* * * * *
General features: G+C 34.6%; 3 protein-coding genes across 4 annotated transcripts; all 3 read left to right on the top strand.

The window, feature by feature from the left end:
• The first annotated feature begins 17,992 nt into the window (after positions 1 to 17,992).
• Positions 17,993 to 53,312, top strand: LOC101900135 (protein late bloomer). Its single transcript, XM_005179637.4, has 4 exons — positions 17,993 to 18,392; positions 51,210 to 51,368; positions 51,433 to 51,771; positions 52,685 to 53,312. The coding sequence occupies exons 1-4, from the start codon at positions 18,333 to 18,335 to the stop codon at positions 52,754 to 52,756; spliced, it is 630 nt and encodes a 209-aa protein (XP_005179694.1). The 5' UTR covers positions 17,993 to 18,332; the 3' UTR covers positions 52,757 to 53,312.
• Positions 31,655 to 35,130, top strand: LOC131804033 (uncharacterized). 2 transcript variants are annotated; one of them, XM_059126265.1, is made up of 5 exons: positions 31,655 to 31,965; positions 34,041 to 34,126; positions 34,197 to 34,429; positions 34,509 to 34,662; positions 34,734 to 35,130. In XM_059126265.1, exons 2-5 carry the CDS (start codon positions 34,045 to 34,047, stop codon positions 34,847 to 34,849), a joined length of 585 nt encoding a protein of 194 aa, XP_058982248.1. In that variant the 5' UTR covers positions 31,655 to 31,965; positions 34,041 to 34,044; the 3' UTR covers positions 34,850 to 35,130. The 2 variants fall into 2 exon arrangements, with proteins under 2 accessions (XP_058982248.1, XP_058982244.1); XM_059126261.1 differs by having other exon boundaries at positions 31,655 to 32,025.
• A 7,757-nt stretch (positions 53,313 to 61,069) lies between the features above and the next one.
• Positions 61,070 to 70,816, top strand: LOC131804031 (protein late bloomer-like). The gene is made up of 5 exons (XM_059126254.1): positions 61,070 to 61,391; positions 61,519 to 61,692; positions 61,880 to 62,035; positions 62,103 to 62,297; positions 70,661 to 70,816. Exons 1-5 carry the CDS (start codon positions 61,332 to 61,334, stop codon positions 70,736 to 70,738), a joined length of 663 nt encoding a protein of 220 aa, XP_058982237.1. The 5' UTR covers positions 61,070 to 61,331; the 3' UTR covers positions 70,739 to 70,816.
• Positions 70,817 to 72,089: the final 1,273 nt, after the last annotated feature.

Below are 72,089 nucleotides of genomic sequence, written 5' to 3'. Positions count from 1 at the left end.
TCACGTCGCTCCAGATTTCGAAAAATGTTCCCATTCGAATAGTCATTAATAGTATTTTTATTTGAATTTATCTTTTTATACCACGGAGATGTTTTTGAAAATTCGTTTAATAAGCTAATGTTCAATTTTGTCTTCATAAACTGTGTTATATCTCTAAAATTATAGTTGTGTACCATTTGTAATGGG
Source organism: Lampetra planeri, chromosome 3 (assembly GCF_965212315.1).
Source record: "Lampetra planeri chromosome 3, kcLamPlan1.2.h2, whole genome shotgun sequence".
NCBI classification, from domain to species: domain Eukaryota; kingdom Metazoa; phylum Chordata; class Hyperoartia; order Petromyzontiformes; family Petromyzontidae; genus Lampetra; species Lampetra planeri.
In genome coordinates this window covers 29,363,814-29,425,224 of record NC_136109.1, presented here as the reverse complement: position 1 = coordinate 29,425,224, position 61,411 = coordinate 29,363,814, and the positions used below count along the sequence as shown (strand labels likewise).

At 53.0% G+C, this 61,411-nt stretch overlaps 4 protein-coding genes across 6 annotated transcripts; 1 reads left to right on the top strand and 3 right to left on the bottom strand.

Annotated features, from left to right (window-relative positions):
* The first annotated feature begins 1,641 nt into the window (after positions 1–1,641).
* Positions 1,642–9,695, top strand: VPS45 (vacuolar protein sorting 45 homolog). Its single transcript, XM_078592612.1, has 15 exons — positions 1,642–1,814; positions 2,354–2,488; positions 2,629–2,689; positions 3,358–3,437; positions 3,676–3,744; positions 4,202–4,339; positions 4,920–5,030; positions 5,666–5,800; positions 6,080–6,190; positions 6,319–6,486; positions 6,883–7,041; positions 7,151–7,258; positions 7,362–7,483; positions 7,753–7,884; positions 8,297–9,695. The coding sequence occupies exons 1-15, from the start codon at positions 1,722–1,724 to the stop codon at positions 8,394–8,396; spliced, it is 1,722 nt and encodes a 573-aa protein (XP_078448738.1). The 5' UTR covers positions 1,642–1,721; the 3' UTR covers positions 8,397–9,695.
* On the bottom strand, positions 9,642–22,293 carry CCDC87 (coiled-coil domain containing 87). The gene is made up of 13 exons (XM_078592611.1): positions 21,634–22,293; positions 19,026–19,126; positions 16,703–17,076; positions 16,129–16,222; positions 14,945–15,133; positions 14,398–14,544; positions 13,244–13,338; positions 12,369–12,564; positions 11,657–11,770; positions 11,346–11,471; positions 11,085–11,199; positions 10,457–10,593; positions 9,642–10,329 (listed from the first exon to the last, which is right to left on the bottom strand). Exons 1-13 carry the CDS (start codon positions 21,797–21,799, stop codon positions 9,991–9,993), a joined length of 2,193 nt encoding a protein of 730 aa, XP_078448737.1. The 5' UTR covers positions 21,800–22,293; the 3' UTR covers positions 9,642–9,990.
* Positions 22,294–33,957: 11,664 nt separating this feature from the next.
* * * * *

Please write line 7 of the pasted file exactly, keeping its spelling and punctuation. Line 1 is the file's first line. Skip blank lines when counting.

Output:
• Positions 61,070 to 70,816, top strand: LOC131804031 (protein late bloomer-like). The gene is made up of 5 exons (XM_059126254.1): positions 61,070 to 61,391; positions 61,519 to 61,692; positions 61,880 to 62,035; positions 62,103 to 62,297; positions 70,661 to 70,816. Exons 1-5 carry the CDS (start codon positions 61,332 to 61,334, stop codon positions 70,736 to 70,738), a joined length of 663 nt encoding a protein of 220 aa, XP_058982237.1. The 5' UTR covers positions 61,070 to 61,331; the 3' UTR covers positions 70,739 to 70,816.